As I was familiarizing myself with my new surroundings here at Sequart.com, one of the things I’ve noticed was that, like with the rest of the internet, save a few exceptions, a lot of action / superhero comics are reviewed here. Not that there’s anything wrong with that, mind you. I’ll have you know that some of my best friends are superhero comics. I’m sure I’ll get a lot of angry letters stating that quite a bit of crime comics are reviewed here as well. Well sure, as the lady told Elwood Blues, they play Country and Western.
Don’t get me wrong. I love superhero comics as much as the next guy and it’s not like I’m trying to undercut my new cohorts here at Sequart.com in any way, shape, or form (other than Bryan Miller, who got Sammy Glicked so hard over at Savant, Elia Kazan was all “Hey, that’s fucked up, Comrade!”). The comics reviewed here on this site are top shelf indeed (except they aren’t necessarily published by Top Shelf) and the Matt Martins of the world are very classy dudes. This isn’t to trash the content of this site, which, as I’ve already stated, is Three Times Dope and all that. It’s just that I’m left with the impression that a lot of you may not have been exposed to, or never considered taking a look at, some of the works I’m going to talk about here, despite the fact that these aren’t all that obscure.
This is exciting to me, because if it’s within the realm of possibility introduce people to some great material, then um, you know, my life will finally have meaning… or something. I mean, isn’t that what the internet’s all about? Looking for some meaning to our meaningless lives? We all need a reason to go on. That’s why we “First Post!” it over at Newsarama and said things like “Bill Jem-ass,” when deep down inside we all loved him, and make sig posts with Jeff Stryker for all of Delphi to see. Nobody wants to be alone and we all want to feel like someone’s listening. So read on, and then go take a look at SUMMER BLONDE, which all ties in nicely to this little rant because I’m just all Jean-Paul Smartre or something.
Drawn & Quarterly Productions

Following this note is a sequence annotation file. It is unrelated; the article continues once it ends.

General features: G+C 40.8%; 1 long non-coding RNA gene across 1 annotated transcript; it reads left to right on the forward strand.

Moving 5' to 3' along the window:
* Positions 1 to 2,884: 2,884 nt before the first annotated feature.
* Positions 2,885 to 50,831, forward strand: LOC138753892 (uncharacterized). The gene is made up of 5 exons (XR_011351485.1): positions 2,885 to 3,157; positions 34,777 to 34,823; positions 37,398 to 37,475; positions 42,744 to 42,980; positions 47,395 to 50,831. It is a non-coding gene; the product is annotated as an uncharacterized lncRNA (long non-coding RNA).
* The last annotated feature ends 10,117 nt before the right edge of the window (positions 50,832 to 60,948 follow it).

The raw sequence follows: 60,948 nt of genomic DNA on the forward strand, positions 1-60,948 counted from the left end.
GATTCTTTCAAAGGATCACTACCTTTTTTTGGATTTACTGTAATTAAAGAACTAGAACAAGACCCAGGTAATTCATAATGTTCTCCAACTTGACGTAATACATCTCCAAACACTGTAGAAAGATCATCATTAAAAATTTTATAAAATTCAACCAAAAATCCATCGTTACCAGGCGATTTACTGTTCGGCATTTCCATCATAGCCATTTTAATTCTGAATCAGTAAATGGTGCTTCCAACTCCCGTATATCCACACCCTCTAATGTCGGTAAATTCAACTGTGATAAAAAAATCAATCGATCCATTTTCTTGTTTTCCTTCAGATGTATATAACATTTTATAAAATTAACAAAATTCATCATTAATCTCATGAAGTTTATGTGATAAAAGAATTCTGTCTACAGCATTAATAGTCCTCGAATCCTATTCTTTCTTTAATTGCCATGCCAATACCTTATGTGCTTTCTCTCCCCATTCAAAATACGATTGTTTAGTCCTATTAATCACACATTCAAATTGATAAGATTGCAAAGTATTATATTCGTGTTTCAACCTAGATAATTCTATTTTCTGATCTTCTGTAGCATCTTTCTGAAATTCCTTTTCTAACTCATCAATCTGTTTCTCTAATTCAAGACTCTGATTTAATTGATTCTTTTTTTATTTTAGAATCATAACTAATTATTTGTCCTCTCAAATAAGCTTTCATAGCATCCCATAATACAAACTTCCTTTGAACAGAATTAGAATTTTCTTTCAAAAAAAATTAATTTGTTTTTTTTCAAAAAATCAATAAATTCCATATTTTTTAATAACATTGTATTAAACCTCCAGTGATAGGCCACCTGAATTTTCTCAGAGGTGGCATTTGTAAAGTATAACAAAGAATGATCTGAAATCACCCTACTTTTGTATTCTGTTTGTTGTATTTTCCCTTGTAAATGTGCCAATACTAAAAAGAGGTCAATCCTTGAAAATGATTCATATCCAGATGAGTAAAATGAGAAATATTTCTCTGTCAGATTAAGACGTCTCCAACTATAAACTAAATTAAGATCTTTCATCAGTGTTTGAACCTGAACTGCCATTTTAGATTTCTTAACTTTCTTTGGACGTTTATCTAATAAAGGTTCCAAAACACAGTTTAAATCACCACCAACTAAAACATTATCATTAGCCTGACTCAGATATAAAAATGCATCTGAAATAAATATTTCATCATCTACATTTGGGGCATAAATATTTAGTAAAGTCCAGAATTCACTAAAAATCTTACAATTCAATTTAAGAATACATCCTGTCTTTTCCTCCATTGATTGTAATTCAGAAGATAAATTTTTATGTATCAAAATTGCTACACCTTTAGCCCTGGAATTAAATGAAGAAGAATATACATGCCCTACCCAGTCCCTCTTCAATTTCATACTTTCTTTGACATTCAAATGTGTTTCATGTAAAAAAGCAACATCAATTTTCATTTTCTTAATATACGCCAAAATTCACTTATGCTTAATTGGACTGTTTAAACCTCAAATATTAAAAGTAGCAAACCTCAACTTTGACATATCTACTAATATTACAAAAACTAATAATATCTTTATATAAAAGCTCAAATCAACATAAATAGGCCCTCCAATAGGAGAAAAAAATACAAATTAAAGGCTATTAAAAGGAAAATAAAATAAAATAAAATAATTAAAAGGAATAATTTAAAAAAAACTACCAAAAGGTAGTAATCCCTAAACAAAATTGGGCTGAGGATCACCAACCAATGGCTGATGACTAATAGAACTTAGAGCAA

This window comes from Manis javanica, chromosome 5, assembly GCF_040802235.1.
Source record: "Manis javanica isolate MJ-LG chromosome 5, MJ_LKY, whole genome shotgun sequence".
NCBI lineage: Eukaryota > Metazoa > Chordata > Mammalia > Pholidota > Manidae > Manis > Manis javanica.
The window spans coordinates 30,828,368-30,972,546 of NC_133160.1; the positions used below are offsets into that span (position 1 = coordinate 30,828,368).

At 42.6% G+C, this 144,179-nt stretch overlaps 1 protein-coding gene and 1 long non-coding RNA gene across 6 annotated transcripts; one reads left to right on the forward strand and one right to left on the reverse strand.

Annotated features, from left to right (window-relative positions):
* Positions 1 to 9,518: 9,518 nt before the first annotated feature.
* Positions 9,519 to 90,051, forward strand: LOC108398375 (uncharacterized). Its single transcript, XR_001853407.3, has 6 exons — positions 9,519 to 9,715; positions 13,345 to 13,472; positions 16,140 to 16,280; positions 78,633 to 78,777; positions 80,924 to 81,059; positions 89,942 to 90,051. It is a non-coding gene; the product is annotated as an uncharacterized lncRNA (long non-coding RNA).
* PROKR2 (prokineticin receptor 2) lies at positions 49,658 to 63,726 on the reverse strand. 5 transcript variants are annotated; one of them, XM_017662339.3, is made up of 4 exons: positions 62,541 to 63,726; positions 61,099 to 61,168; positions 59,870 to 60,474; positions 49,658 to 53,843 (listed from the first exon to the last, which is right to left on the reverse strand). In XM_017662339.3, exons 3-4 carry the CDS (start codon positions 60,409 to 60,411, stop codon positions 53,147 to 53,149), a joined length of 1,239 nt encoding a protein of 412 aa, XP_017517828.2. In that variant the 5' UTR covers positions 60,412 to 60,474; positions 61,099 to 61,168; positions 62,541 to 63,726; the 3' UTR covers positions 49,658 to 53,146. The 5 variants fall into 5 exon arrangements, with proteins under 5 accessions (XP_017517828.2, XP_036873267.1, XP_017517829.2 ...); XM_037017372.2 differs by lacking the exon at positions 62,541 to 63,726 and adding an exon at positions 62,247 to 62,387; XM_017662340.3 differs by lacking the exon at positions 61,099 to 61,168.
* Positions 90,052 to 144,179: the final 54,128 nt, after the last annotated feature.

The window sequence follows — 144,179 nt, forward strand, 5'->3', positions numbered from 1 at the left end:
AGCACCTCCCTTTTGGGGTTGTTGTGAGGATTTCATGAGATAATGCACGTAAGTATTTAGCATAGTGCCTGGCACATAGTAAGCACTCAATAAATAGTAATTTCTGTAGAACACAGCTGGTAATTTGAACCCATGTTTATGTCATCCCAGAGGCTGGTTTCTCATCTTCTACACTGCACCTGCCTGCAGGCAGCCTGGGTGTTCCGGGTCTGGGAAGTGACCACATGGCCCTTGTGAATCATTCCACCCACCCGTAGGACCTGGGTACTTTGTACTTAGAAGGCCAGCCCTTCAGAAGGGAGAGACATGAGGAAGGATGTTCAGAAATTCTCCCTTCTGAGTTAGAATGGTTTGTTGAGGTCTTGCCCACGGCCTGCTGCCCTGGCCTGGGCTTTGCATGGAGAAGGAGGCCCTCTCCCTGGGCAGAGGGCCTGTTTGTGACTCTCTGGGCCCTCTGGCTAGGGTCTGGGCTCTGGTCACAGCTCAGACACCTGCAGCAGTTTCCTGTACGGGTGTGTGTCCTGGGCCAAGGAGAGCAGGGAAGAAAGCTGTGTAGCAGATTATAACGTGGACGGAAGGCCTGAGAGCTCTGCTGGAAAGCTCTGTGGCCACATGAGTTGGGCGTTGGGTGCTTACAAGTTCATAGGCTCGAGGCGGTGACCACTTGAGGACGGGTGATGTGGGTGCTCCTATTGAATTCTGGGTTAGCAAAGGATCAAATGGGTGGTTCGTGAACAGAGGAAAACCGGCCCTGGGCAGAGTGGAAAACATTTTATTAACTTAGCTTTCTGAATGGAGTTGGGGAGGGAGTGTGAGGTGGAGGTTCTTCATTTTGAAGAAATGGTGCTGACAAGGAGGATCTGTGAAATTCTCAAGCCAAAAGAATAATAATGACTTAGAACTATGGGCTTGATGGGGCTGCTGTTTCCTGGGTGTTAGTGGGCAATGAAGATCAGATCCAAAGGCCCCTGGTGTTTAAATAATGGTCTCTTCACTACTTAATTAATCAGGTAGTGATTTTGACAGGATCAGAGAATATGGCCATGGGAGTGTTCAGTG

Adrian Tomine is the best storyteller in comics today. Period. Don’t listen to the fools that tell you he’s over-rated, or he’s past his prime, or that he’s just phoning it in. Most writers wish they can “phone it in” as well as Tomine can. The people who make these accusations didn’t just make Time magazine’s 20 Graphic Novels for Smart People list (or whatever bone it was that the mainstream media decided to throw comics that day) as SUMMER BLONDE has. This collection compiles four very controversial (in that Tomine’s talent was the controversy and not the stories) tales from his brilliant OPTIC NERVE series he’s been writing and drawing since high school. One only has to look at the 32 STORIES collection to see the unique talent he’s always had.
The reason he’s such a critical darling with a devoted following because Tomine writes honest stories about lonely people trying desperately to fit into a world they either don’t understand, or understand a little too well for their own good. Whether it’s the office schlub who goes to a secluded park to watch men have intercourse or the angry punker who tries to make the moves on his friend while he’s asleep, everyone in these tales wants to make some kind of lasting or temporary bond with someone. Everybody wants to fit in, even when they say they don’t. Those people are being dishonest, and in SUMMER BLONDE, Tomine captures characters fooling themselves with the precision of Jack the Ripper’s scalpel.